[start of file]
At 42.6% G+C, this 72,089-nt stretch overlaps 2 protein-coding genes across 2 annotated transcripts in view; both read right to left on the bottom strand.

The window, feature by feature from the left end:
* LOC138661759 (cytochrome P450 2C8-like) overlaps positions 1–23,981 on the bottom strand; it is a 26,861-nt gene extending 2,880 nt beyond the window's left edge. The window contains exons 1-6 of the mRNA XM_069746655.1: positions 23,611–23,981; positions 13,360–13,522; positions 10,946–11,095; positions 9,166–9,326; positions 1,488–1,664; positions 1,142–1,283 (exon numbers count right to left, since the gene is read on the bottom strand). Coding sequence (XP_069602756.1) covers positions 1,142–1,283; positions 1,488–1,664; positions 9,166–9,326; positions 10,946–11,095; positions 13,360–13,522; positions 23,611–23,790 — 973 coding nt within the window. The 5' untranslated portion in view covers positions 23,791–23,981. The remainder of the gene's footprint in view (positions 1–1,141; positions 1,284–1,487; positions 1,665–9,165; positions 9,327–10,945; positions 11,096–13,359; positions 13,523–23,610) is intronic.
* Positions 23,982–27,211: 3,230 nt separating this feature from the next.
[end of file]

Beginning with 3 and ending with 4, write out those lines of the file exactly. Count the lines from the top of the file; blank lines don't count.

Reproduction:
* LOC138661759 (cytochrome P450 2C8-like) overlaps positions 1–23,981 on the bottom strand; it is a 26,861-nt gene extending 2,880 nt beyond the window's left edge. The window contains exons 1-6 of the mRNA XM_069746655.1: positions 23,611–23,981; positions 13,360–13,522; positions 10,946–11,095; positions 9,166–9,326; positions 1,488–1,664; positions 1,142–1,283 (exon numbers count right to left, since the gene is read on the bottom strand). Coding sequence (XP_069602756.1) covers positions 1,142–1,283; positions 1,488–1,664; positions 9,166–9,326; positions 10,946–11,095; positions 13,360–13,522; positions 23,611–23,790 — 973 coding nt within the window. The 5' untranslated portion in view covers positions 23,791–23,981. The remainder of the gene's footprint in view (positions 1–1,141; positions 1,284–1,487; positions 1,665–9,165; positions 9,327–10,945; positions 11,096–13,359; positions 13,523–23,610) is intronic.
* Positions 23,982–27,211: 3,230 nt separating this feature from the next.